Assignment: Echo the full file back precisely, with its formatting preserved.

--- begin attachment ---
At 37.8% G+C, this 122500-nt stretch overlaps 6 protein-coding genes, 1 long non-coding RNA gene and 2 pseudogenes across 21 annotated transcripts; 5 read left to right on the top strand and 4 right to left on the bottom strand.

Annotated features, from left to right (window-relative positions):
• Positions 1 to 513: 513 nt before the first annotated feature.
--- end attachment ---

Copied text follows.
At 37.8% G+C, this 122500-nt stretch overlaps 6 protein-coding genes, 1 long non-coding RNA gene and 2 pseudogenes across 21 annotated transcripts; 5 read left to right on the top strand and 4 right to left on the bottom strand.

Annotated features, from left to right (window-relative positions):
• Positions 1 to 513: 513 nt before the first annotated feature.